Addressing Emergency Drain Issues in Older Homes: Oakville Homeowner’s Guide

August 15, 2023by Precise Plumbing

Older Oakville homes present their own set of issues when it comes to plumbing maintenance. Emergency drain issues in older homes are one of the most prevalent sources of disruption in the house, leading to lost time, costly repairs, and undue anxiety for homeowners.

In this detailed article, we will investigate the risks of buying an old home in terms of plumbing, explain what causes them, and offer solutions to these problems and ways to avoid them in the first place. 

What Are The Risks Of Buying An Old Home In Terms Of Plumbing

The risks of buying an old home in terms of its plumbing range from health problems to financial burden. Bacteria and viruses from old, corroded pipes are the biggest risk to your health. Meanwhile, expensive replacements and the sheer difficulty of finding parts for outdated plumbing systems can cause a financial burden that you wouldn’t experience in buying a newer home.

A comprehensive plumbing check should be performed prior to purchase to reduce the risks of drain issues in older homes. Hiring a professional plumber in Oakville is a good idea since they can assess the current state of the plumbing and predict any future problems or dangers. Make a more educated decision about the purchase and prepare for future maintenance or upgrades with the help of this data.

1. Corrosion and leaks

Corrosion and leaks are some of the most common drain issues in older homes. To begin, pipe corrosion reduces a pipe’s structural strength, increasing the likelihood of leaks. Water damage can occur anywhere in the house due to these leaks, from the walls and ceiling to the floors and even the foundation. It can be expensive to fix, and the presence of water can promote the growth of mould and mildew, which in turn lowers air quality and poses health hazards. From thinking about drain issues in older homes, you now have to think about health issues in your family.

Second, lead can be present in pipes that have deteriorated over time in older homes. Corrosion from the water flowing through the pipes might release these chemicals into the water supply. Lead poisoning is just one of the many health issues that can result from drinking or using contaminated water for drinking, cooking, bathing, or cleaning. Lead poisoning can have devastating effects on a person’s health, including delayed development, learning impairments, neurological damage, and other problems. The effects of lead exposure are especially severe in infants, young children, and pregnant women.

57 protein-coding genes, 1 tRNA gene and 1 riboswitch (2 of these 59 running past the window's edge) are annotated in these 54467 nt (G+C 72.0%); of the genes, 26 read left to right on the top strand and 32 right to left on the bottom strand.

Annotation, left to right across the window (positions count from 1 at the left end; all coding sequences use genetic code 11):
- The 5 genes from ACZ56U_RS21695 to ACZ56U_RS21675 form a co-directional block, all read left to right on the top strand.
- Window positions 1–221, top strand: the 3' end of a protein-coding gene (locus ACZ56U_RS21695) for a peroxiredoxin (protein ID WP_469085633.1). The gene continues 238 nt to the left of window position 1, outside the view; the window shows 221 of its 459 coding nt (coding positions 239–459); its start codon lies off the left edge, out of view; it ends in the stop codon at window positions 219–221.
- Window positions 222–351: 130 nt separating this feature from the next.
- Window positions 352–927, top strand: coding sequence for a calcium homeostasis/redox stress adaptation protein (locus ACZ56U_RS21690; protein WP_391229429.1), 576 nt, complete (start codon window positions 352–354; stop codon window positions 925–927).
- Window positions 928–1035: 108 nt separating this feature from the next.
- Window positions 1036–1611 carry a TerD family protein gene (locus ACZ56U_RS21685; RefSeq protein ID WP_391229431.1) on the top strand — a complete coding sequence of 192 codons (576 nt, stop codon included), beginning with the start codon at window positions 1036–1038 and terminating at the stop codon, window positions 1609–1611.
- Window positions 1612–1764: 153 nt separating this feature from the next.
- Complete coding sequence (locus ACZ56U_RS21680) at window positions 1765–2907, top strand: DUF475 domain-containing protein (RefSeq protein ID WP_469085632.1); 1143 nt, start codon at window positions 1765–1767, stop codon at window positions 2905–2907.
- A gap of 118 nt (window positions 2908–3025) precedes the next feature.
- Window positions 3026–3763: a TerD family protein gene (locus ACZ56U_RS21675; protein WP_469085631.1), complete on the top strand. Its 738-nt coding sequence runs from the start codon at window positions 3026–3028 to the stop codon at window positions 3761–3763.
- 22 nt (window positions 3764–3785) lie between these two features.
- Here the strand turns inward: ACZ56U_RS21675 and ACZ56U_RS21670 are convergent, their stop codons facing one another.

In addition, a decrease in water pressure can occur in a plumbing system due to corrosion accumulation inside pipes over time. Reduced water pressure might slow you down and make it harder to perform things like taking a shower, washing the dishes, or doing the laundry. It can also have an effect on the efficiency of plumbing fixtures and appliances that need a certain amount of water pressure to work properly.

The buildup of organic debris or bacteria within corroded pipes can also result in unpleasant odours. These smells aren’t pleasant and can spread throughout the house. Some odours may even be an early warning sign of the presence of dangerous substances or more serious plumbing problems. If you care about the well-being of your family, you must act quickly to repair the damage and eliminate the odour’s source.

It is vital to have an emergency drain cleaning in Oakville to evaluate your old home’s pipes if you think or notice signs of rusted pipes. If problems are identified early on, they can be fixed or replaced before they cause any further harm to your plumbing system, your health, your water pressure, your pipes, or your home’s air quality.

2. Contaminated water

Contaminated water is one of the most harmful drain issues in older homes. Lead poisoning is a major problem because the water supply can get contaminated with lead from old lead pipes or solders. 

Severe health concerns, including learning difficulties, behavioural troubles, neurological damage, and even mortality, have been linked to high levels of lead in drinking water, especially among children and pregnant women.

Lead isn’t the only heavy metal that can be found in tainted water in older homes — arsenic and mercury are also possibilities. Corroded pipes or other sources of contamination can let these metals into the water supply. Serious health consequences, including an increased risk of cancer, kidney damage, nervous system disorders, and developmental issues in children, have been linked to exposure to arsenic and mercury in drinking water over lengthy periods of time.

Ingestion or skin contact with contaminated water may result in a number of different illnesses. Cholera, typhoid fever, dysentery, and gastrointestinal infections are all caused by bacteria that are common in contaminated water. Children, the elderly, and people with compromised immune systems are at increased risk for mild gastrointestinal distress to life-threatening illnesses caused by these infections.